Drinking: Sierra Nevada Stout; Watching: Monty Python's Flying Circus; Listening: Talking Heads, Remain in Light.

Wednesday, February 02, 2005

Slow morning at work, so I went through my collection of book review blurbs and ordered a few titles which were either particularly well-received or particularly appropriate for us; e.g. The Organ Music of J. S. Bach and New Mormon Challenge. Had a productive guitar lesson this afternoon. After all these years of casual, unsupervised playing, it's a bit humbling to realize how many fine points of guitar performance I was ignorant of. And this piece in particular is going to take me months to master.

Saw Conte de Printemps, a bit disappointing: definitely not top-shelf Rohmer. Another Guy Maddin flick, Tales from the Gimli Hospital, is in the mail from GreenCine.

Tuesday, February 01, 2005

Odds and ends at work. I met with the chair of the Social Science Division, mostly to let her know that they have lots more money to be spent. One fellow in the History department has requested thousands of dollars worth of European history, and one Psychology prof has requested a dozen or so books, but other than that, nothing: haven't heard from Sociology, Political Science, Criminal Justice, or Geography.

Watched another Guy Maddin, Dracula: Pages From a Virgin's Diary. Pretty odd: a ballet version of the Bram Stoker tale, filmed in a deliberately vintage style (black and white, peephole filter, silent with title cards). Maddin, a good Canadian leftie, subverts the text; Dracula is the hero, liberating young women from repressive Victorian mores, while Van Helsing is a xenophobe (Dracula is a "menace from the East") and hypocrite (outwardly prudish, inwardly prurient--the medical exam he gives to Lucy is not-so-subtly erotic). Mildly interesting, but really the only Maddin I've genuinely enjoyed is The Saddest Music in the World.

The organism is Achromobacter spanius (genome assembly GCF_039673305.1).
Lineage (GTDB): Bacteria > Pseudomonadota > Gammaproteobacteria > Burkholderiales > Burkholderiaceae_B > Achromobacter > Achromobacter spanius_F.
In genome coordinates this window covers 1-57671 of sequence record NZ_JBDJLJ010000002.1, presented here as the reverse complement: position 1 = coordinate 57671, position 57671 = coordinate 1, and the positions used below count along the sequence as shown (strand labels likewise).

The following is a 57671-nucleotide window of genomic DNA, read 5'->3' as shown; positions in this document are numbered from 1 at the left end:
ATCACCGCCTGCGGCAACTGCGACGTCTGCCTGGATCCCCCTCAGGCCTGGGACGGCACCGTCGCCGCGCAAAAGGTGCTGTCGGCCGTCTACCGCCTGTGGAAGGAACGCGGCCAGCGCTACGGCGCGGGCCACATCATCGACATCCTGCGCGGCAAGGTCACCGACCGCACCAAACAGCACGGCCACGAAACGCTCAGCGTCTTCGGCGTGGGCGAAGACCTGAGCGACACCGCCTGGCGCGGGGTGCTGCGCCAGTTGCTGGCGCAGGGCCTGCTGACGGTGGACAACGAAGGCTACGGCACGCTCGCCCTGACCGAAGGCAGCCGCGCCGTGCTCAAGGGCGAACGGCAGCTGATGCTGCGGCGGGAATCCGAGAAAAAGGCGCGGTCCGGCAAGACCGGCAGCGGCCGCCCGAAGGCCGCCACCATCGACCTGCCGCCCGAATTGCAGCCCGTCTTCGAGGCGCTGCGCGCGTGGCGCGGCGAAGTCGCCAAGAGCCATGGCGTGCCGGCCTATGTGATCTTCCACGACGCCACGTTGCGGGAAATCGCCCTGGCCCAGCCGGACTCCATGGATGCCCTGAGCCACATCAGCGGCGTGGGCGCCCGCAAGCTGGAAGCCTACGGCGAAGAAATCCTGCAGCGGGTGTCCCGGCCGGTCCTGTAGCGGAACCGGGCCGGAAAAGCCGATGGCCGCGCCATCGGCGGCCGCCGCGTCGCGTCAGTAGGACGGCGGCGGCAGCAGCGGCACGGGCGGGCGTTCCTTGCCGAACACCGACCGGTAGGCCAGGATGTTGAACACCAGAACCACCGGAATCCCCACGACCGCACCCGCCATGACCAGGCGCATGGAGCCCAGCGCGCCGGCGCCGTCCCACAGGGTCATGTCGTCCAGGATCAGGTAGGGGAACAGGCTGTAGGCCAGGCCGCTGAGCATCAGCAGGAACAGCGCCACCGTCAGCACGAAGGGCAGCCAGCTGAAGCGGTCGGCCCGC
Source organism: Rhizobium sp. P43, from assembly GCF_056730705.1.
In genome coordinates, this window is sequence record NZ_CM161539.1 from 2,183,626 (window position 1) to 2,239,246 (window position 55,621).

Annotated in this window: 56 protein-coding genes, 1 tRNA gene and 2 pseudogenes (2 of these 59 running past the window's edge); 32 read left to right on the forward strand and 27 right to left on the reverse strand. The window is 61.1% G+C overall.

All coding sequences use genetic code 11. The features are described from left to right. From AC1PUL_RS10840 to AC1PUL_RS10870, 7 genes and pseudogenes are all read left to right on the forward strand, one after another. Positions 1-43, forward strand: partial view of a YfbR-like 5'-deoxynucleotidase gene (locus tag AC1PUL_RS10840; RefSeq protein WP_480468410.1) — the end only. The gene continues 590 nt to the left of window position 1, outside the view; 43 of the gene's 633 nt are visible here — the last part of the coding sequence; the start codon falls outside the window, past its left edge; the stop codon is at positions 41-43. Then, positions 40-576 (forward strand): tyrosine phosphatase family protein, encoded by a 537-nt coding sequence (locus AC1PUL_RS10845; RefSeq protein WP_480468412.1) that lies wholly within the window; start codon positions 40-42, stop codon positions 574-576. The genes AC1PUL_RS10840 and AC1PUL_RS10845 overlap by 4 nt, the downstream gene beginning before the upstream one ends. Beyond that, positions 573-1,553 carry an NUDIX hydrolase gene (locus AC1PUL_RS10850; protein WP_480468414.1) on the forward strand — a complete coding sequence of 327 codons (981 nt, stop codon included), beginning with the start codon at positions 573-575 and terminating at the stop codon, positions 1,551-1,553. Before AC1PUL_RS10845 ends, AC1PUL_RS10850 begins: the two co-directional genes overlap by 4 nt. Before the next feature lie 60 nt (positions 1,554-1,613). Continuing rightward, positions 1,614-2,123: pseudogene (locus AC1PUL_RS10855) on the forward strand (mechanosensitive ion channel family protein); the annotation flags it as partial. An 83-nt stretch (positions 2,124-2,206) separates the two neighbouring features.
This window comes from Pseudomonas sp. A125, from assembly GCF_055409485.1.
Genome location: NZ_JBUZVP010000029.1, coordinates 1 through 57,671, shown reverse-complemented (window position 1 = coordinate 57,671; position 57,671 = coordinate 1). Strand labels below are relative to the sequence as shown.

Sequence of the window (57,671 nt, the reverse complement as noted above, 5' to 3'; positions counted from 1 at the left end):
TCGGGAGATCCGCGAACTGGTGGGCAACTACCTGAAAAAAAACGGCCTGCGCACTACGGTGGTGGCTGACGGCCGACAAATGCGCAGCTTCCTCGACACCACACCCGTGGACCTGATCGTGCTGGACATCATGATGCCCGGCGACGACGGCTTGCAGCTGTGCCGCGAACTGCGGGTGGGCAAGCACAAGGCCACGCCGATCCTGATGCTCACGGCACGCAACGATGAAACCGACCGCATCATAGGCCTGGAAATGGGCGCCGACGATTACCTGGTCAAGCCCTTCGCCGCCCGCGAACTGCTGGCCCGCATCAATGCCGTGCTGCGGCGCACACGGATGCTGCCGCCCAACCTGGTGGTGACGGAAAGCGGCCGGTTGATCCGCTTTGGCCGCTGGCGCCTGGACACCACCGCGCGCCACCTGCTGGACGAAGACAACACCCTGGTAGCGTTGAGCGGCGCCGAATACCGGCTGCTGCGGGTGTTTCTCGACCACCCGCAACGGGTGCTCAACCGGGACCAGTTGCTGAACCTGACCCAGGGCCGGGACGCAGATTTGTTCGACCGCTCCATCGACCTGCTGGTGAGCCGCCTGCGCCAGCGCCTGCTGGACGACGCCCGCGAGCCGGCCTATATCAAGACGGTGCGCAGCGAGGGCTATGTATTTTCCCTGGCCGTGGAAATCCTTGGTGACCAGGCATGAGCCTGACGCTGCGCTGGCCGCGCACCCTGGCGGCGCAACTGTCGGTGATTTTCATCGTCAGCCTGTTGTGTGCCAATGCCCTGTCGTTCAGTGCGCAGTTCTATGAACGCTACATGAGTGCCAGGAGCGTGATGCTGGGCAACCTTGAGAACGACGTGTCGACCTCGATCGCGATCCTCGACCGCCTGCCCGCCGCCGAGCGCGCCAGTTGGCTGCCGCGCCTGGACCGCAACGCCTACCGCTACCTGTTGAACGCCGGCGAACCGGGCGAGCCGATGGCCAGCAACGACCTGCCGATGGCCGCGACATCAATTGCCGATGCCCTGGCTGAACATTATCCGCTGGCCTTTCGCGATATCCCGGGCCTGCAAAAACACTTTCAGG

Monday, January 31, 2005

We get to take a vacation day within one week (in either direction) of our birthday. My birthday was last Wed., so I took off today for the sake of a long weekend. I really gave the credit card a good wearing today in Lubbock: liquor store (bought some cheap wine ($7 a bottle) and one moderately expensive bottle picked out at random, 1997 Château La Cardonne Médoc ($22), just to see what, if anything, I've been missing), clothes shopping (shoes and belt=$120), lasagna at a chain Italian restaurant that wasn't the Olive Garden, Best Buy for 24 hours of absurdist genius ($160), and then to the movie house for Sideways.

The film is a funny and fresh riff on some classic themes: The Road Trip, The Buddy Flick, The Odd Couple, The Lovable Nebbish. It's painfully sad in some spots, though, particularly if you see yourself destined for the protagonist's fate. Who, by the way, is this Sandra Oh? Wow.

Sunday, January 30, 2005

I'm coming back to blogging but only in minimal effort mode...can't get fewer comments than I have been, anyway. Today: church, guitar practice ("Ruby My Dear" coming along very slowly, the stretches are tough esp. the C7b9 voiced as [x3x325]), had a good long run (about 4 mi.) on the treadmill until I started feeling dizzy and nauseous (which seems strange because I didn't feel winded in the least), ate an entire rotisserie chicken for dinner while watching a weird Guy Maddin film (Careful; does anyone understand him?). Last night I finished Little, Big, which is a very good magical-realist tale about a New England family who has congress with fairies. Crowley is especially good at describing love in a very appealing manner.